UNA students discuss President’s aims to soothe student aid woes

President Barack Obama revealed the Student Aid Bill of Rights promoting better ways for students and borrowers to pay off and manage their debt.

Obama announced the bill March 10 during a speech at Georgia Tech University, according to reports from USA Today.

“It’s some directives that may or may not take place,” said Interim Director of Student Financial Services Laura Bozovic. “It’s suggestions of best practices and also ways to address feedback from students and borrowers on things they can do to improve the repayment system.”

Bozovic said the changes outlined in the bill may or may not happen, as it is only suggestive.

The bill urges the U.S. Department of Education to find more efficient ways for students and borrowers to pay their loans.

The bill outlines new rules for loan collectors, requiring them to provide and better inform borrowers about the state of their loan and more loan options.

“We’re going to make sure that loan servicers can find better ways to help borrowers keep up with monthly payments that they can afford,” Obama told USA Today.

Student Tiffany McDaniel said she thinks the initiatives will help college students.

“It’s difficult to get a loan, then some of the interest rates are outrageous,” McDaniel said. “It’ll be good for students to be better informed about how much they owe and when to start paying.”

She said students always need better debt management options.

When a student graduates college, his or her loan is sent to a loan servicer, sending the loan into repayment. There are many loan servicing companies and, unfortunately, borrowers cannot choose their loan servicers, Bozovic said.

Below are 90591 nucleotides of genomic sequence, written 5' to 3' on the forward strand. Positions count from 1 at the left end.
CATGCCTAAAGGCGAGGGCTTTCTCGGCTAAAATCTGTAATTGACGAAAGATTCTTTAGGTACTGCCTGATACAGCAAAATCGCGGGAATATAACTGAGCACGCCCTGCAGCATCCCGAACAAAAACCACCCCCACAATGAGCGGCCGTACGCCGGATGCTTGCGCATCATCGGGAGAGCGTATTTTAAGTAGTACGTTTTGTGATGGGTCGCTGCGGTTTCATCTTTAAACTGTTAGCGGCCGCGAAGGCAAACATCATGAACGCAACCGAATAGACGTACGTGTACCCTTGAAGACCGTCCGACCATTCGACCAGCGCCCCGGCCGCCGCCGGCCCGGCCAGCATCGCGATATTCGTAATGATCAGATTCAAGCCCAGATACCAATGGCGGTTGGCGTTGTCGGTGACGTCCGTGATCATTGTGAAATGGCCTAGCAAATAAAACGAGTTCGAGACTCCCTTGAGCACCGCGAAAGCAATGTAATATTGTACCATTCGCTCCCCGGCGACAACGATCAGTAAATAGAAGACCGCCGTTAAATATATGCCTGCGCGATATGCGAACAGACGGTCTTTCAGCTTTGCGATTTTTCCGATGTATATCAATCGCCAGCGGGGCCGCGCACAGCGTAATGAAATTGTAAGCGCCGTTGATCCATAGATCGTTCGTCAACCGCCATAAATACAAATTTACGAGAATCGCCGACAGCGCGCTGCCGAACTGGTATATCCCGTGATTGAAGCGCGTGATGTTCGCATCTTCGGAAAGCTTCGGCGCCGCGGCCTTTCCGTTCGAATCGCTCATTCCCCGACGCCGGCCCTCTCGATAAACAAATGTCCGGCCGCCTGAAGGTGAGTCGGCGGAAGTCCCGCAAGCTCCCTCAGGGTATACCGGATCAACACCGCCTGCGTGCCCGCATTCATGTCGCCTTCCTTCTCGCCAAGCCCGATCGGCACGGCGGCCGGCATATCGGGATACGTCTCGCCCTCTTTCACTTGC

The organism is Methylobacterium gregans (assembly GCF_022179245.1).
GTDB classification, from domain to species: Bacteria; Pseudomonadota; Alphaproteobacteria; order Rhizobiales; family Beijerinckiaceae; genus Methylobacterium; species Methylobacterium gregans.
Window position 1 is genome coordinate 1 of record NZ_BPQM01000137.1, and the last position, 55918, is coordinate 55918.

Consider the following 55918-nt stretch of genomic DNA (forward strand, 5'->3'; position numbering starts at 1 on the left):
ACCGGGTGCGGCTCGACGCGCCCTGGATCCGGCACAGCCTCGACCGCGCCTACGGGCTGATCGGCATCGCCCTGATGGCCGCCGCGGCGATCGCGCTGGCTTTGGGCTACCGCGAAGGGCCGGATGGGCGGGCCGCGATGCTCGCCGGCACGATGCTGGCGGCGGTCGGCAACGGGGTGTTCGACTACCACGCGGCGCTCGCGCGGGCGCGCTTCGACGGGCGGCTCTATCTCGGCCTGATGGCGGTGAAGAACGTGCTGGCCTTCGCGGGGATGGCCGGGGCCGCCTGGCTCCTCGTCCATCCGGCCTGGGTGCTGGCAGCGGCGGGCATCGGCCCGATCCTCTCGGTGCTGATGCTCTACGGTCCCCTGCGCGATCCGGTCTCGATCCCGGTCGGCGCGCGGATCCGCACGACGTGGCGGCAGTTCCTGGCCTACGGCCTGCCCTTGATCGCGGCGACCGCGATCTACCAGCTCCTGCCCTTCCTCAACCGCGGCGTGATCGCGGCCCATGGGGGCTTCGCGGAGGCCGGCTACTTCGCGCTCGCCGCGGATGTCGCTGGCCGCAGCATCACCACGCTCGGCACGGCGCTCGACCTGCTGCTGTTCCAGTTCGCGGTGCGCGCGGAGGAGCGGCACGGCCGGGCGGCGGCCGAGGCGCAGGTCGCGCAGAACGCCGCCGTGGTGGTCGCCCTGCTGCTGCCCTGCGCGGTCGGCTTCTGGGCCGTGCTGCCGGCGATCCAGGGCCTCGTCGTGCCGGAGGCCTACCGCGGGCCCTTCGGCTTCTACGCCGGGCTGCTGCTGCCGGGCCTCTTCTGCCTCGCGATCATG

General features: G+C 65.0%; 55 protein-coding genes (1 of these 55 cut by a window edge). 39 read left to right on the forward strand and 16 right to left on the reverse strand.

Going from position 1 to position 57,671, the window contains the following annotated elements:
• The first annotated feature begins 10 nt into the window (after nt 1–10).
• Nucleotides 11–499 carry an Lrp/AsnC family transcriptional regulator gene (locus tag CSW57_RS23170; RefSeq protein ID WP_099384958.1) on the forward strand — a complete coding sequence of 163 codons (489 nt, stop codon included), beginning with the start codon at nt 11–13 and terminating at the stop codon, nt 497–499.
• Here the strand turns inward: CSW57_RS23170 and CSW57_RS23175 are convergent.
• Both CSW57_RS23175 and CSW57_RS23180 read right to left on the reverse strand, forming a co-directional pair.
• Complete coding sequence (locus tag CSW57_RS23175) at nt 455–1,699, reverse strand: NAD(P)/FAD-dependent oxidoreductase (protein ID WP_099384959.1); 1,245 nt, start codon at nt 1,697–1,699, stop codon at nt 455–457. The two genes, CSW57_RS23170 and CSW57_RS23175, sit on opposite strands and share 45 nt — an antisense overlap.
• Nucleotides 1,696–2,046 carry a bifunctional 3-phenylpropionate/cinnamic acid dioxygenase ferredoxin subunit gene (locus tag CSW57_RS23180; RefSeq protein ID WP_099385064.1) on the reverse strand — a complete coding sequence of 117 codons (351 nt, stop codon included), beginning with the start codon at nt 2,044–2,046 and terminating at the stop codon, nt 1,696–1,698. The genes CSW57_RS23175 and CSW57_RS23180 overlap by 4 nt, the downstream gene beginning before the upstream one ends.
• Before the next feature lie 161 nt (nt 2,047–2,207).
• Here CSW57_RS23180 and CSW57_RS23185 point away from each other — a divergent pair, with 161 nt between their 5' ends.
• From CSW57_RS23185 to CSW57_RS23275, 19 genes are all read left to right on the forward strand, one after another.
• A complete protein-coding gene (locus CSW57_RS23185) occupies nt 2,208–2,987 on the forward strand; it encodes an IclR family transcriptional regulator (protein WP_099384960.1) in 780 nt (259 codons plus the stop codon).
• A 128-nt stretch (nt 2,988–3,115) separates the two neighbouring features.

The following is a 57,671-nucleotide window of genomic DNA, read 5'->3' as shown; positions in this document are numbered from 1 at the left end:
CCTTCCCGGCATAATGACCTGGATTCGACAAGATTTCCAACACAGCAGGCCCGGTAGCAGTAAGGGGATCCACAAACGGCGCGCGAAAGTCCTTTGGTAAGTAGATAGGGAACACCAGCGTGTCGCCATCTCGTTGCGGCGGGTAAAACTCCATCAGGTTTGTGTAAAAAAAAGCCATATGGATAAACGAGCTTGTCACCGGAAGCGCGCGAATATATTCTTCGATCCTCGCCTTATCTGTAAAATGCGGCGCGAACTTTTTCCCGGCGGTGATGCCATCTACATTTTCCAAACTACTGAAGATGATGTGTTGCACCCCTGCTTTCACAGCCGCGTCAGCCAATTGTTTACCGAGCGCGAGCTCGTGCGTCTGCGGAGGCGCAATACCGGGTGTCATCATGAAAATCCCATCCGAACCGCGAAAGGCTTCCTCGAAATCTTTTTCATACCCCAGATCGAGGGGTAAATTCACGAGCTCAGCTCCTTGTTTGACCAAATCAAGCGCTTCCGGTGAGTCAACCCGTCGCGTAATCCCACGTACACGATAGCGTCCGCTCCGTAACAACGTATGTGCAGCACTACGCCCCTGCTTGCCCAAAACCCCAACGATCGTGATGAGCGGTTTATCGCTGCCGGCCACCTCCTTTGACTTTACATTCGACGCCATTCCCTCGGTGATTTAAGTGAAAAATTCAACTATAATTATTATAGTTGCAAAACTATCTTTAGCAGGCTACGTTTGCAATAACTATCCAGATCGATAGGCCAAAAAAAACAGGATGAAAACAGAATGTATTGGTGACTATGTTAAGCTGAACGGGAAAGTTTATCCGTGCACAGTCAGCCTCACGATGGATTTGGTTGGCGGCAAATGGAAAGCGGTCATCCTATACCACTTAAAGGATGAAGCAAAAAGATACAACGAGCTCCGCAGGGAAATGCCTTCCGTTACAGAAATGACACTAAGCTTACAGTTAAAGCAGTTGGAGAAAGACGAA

“These initiatives that he’s put forward are ways to centralize communications so that it’s not just one way,” Bozovic said. “It’s not just all loan servicers are communicating with borrowers, but borrowers have a way to centralize feedback.”

Junior Meridith Ginn said her experience of communicating with loan companies is complicated.

“They usually just direct you to the question and answer page online,” Ginn said. “I think with more organization it will make the loan process easier and more efficient. Also, students will fully understand what they are getting into when getting a loan.”

The bill outlines a centralized complaint system that enables the borrower to file complaints about their loan servicer or school to one database so that lenders can see what they are doing well and what they need to improve.

“To me, that’s the most important initiative that will have the most positive impact as far as protecting the student and borrower,” Bozovic said.

Bozovic said borrowers need to clearly understand the consequences of borrowing money. They should also stay current on their loan history.

“It is better to set yourself up on a manageable repayment plan or what you’re thinking what your plan would be,” Bozovic said. “Beyond repayment plans, there are options to keep loans in deferment. It’s better to be proactive in your repayment plans options so that you pick the one that’s right for you and so that you don’t go into default.”